Sinners in the hands of a LOVING God

On July 8, 1741 Jonathan Edwards wrote and delivered a sermon that was entitled ‘Sinners in the hands of an ANGRY God.’ It was part of what many have come to call the Great Awakening.  The sermon focused on the wrath of God and was a well-intentioned effort to prompt people to enter the Kingdom of God by emphasizing God’s anger at sin, but according to Brian Zahnd—this effort to emphasize God’s anger with sin became God’s anger with the sinner.

If you’re willing to be stretched in some healthy directions, Brian Zahnd’s book, “Sinners in the Hands of a Loving God” may be just the book you need to spend some time with this summer.  I read it and it cracked my heart open even wider to the love of God.  Zahnd will definitely stretch you as you consider the love of God, how we read Scripture and the depth of God’s mercy.  A healthy corrective for those who by personality or background emphasize God’s holiness over and against his love.

What becomes obvious in Zahnd’s book is the theme of reading the Older Testament and understanding God by looking at the crucified Jesus. The depth of God’s self-sacrificing love in Jesus tilts the reader into the deep ocean of God’s mercy, kindness and unconditional love.

Here is a brief portion of the book that slammed the point home so strongly for me.  It is an easily missed point when we read the gospels without paying close attention to what Jesus omitted from an Older Testament passage from the prophet Isaiah:

 “On the Sabbath, Jesus went to the synagogue and was invited to read from the Scriptures: 

            “And the scroll of the prophet Isaiah was given to him. He unrolled the scroll

            and found the place where it was written: ‘The Spirit of the Lord is upon me,

            because he has anointed me to bring good news to the poor. He has sent me to 

            proclaim release to the captives and recovery of sight to the blind, to let the 

            oppressed go free, to proclaim the year of the Lord’s favor.’  And he rolled up the

            scroll, gave it back to the attendant, and sat down. The eyes of all in the synagogue

            were fixed on him.” (Luke 4:17–20)

Did you catch what happened? Do you see what Jesus did? While reading from the familiar passage of Isaiah 61, Jesus stopped midsentence and rolled up the scroll! It would be like someone singing the American national anthem and ending with ‘O’er the land of the free.’ Everyone would be waiting for ‘and the home of the brave.’  Jesus didn’t finish the line. Jesus omitted the bit about ‘the day of the vengeance of our God.’ Jesus edited Isaiah like this:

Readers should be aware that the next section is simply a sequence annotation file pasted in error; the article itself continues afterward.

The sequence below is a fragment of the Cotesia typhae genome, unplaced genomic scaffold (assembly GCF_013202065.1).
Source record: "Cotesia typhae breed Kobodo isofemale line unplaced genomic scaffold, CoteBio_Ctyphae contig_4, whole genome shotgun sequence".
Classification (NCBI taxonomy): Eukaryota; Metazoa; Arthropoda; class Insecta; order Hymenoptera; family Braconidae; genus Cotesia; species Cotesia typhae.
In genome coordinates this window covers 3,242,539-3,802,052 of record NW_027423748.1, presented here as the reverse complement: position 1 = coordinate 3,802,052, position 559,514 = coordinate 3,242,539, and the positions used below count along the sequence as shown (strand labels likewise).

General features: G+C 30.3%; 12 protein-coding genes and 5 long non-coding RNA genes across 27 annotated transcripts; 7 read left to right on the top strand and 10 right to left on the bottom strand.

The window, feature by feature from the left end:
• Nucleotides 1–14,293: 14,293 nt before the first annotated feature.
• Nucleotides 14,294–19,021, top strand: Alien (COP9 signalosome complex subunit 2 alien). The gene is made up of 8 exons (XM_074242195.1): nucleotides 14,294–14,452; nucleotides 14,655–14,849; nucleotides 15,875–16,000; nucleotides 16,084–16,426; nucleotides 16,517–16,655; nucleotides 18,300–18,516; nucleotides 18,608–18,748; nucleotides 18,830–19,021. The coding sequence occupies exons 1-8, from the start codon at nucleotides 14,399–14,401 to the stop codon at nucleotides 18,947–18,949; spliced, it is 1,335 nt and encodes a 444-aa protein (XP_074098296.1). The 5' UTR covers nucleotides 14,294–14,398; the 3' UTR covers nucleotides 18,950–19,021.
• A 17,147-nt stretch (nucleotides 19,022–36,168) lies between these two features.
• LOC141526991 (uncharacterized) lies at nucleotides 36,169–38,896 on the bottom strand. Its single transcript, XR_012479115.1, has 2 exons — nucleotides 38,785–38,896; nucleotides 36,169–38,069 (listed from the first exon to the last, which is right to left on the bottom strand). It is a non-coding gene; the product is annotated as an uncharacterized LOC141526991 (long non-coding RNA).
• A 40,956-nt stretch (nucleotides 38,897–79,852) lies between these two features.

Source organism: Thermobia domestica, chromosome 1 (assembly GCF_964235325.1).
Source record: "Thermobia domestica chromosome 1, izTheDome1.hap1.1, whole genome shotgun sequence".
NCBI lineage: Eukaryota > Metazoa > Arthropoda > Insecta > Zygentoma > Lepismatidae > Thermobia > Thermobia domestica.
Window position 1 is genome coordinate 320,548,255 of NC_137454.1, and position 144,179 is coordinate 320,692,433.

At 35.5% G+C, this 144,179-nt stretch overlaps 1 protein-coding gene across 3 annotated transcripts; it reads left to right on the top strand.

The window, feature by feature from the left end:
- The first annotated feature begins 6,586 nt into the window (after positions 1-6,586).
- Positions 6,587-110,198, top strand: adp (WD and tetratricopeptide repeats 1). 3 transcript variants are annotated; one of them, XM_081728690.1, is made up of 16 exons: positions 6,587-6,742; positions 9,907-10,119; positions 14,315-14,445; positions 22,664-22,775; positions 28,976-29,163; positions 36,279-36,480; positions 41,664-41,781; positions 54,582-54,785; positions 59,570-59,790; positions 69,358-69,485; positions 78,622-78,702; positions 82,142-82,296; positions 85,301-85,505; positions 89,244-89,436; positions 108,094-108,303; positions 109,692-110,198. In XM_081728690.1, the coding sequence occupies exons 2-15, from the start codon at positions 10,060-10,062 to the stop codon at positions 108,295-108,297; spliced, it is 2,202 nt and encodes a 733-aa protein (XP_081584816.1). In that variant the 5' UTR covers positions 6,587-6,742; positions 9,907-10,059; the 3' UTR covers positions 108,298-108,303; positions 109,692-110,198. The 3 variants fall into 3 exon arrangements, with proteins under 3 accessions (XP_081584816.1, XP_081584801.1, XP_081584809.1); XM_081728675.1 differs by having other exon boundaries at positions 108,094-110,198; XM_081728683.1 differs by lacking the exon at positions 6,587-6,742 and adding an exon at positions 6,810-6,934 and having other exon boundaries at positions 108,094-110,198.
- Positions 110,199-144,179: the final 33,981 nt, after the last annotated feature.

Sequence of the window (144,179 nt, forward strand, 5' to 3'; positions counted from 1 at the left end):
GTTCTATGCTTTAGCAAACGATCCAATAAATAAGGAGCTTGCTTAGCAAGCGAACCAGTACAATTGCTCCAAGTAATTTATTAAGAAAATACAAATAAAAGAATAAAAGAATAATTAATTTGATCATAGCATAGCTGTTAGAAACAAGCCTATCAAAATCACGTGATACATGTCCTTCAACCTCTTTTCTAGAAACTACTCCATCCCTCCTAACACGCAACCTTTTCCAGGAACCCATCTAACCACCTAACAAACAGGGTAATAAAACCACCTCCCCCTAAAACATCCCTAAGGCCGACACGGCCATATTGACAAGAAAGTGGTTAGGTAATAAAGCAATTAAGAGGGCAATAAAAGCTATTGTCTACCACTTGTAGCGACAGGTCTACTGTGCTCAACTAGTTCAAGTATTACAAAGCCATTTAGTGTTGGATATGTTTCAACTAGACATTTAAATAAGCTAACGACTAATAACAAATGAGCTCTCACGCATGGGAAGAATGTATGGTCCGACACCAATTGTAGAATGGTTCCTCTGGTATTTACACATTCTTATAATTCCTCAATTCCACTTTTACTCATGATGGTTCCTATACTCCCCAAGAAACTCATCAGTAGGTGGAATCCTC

“…to proclaim the year of the Lord’s favor, and the day of vengeance of our God.”

(p. 40–41 – Sinners in the Hands of a Loving God).

The impact of this omission is huge!  Jesus came to demonstrate and reveal to us that we are in the cross-hairs of God’s love. The good news of the gospel is that there is a new King in town and his name is not Caesar—it’s Jesus!  This King has a Kingdom—he has a rule and reign. The government of his rule is characterized by love.  

Does holiness matter? Absolutely! But right living does not qualify us to be recipients of God’s love. Right living is a response to his love, and it matters!  

Thanks be to God that we are held by the hands of love. God’s hands are good and his love for us is immense!  We need to live with that reality front of mind and at the center of our hearts.

Our world could use a fresh emphasis on the God whose hands are reaching to all of us…out of love! This biblical idea and teaching of Jesus could change the world! As the people of God, we have an obligation to live in a way that reflects the God of love, grace and mercy. Anger doesn’t attract people—it repels them!